Here's a Work-In-Progress Toyota BJ-44 "gun truck" as used in Beirut by a local militia.  I put a little too much salt on the hood and got more rust showing than I wanted.  Fixed that later.  The blue and gray "camouflage" is something I read about.  Beirut is right on the Mediterranean Sea and often hazy/foggy.  Combatants would often camouflage their vehicles by grabbing ordinary spray paint cans from hardware stores and shooting them randomly onto the vehicle.

 

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Edited by Mike999
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If you really want to master the whole weathering thing, spend some time on the Armor/Military forums, videos, Pintrest, etc. Lots of info and these guys know what they are doing. Good thing is, it applies to cars and trucks because rust is rust and the weather effects all steel machines the same. Only difference is that everything they do is some shade or variation of camo. 

There are also some good car related videos out there too. I have a buddy that is into tanks, he was a tank commander in the Army, while I was in the Air Force. He is always sending me great pictures of the stuff he does, I need to pick his brain or even go watch him do his craft, he is really good.  

Edited by Oldmopars

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Not sure what I painted it with all those years ago, but it is good! Purple Power wouldn't touch it. I had an old can of Dunk (another degreaser), it wouldn't touch it either. Went and got a jug of Super Clean, looks like it may work.

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This is where we are 5 days later. I'll give it until Monday then I'll clean it up, sand to even it out (featheredge), then I'll start with the various undercoats.

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Didn't wait until Monday. Now i just realized that since this is a convertible, the interior will be essentally ruined. I am open to hints, suggestions, pointers, tricks how to achieve this.

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For the interior you might try to make a seat frame out of wire, thicker for the out frame and thinner for the springs. Then use some cloth or paper towels to partly cover it and paint to look old and ripped up. 

You could use ball point pen springs, a lot of them, for the springs in the seats. Use some cotton balls for the padding under the fabric? I would fill the floor with dirt and old car parts. 

You could even make the top frame out of wire and styrene with bits of the top still hanging on. I may even use these ideas on an old 53 I have.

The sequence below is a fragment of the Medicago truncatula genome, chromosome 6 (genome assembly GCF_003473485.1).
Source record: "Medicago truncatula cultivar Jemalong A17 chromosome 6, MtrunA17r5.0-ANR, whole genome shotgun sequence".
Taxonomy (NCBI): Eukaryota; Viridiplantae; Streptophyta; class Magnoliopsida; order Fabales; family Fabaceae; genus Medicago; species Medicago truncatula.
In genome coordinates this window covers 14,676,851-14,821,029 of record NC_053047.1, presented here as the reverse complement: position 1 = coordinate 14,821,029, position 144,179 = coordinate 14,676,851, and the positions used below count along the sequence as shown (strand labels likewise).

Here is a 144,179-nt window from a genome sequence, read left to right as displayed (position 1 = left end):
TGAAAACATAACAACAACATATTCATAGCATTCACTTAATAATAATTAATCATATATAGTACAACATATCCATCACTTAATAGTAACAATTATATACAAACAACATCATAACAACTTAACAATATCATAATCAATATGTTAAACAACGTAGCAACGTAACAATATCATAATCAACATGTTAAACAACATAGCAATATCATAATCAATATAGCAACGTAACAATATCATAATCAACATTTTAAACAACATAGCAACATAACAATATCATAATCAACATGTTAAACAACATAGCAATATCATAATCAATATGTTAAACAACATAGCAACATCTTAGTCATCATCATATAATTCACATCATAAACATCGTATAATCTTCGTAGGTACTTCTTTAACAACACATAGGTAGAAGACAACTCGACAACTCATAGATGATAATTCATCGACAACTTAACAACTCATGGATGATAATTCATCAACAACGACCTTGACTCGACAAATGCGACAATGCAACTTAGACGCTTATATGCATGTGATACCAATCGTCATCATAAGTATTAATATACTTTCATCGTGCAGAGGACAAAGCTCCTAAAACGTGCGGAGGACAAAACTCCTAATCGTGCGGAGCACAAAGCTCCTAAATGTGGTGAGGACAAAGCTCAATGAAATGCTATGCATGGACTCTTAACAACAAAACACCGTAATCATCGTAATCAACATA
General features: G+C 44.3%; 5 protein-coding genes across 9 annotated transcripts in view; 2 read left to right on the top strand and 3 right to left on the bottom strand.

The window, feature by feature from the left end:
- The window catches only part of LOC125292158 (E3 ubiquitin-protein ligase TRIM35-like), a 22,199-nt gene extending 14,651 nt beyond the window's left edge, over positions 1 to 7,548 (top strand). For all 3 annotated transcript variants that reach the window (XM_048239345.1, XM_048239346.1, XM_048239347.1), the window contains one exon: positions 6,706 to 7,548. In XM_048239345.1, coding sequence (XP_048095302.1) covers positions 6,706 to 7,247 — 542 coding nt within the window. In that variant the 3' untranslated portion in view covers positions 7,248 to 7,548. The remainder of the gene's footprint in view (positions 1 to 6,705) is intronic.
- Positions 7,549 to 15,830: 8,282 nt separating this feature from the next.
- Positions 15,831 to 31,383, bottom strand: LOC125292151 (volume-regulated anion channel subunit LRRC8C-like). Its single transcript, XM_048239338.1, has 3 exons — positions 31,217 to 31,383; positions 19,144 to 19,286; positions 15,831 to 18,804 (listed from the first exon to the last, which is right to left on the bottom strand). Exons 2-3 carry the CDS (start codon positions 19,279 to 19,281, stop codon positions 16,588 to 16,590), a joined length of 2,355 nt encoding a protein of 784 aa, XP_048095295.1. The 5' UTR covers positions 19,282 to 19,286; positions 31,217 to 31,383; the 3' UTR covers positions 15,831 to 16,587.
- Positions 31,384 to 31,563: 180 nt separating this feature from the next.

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1 hour ago, Oldmopars said:

For the interior you might try to make a seat frame out of wire, thicker for the out frame and thinner for the springs. Then use some cloth or paper towels to partly cover it and paint to look old and ripped up. 

You could use ball point pen springs, a lot of them, for the springs in the seats. Use some cotton balls for the padding under the fabric? I would fill the floor with dirt and old car parts. 

You could even make the top frame out of wire and styrene with bits of the top still hanging on. I may even use these ideas on an old 53 I have. 

Thanks Scott. I wonder where one buys "bulk"pen springs? We might just discover that it was stored under shelter. :rolleyes:

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It WILL be a learning curve. I just realized that open doors require sills and jambs. Go figure.

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I will do the missing trim piece too.

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205c 3

Since springs came up in this thread.  Here's a reference photo of the interior in a '49 Ford. Note there is a lot of things happening here. There are a few different types of springs all within a wire frame, an "S" wire on the back.

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Here's my attempt. I believe ballpoint pen springs would be too large. I simply wound flexible wire around a round dowel. I wasn't all that pleased with this result, but once you add some random wire, rust it all and add bits of fabric and stuffing... and it will be sitting down in an interior, it may be convincing.  

Also mentioned was the layering of paint, then sanding down through the layers. Good technique, I wet sand mine. It comes out better than dry sanding, and without sanding marks.

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Here's a tool I use for rust.  This is a set of acrylic chalks, the earth tone set, easily found at Hobby Lobby for something like $6.  Sand the sticks to make dust.  Then you can either apply the dust to your model dry, or as I prefer, paint with it using Testors Dullcote.  I can create a post explaining my process if there is interest.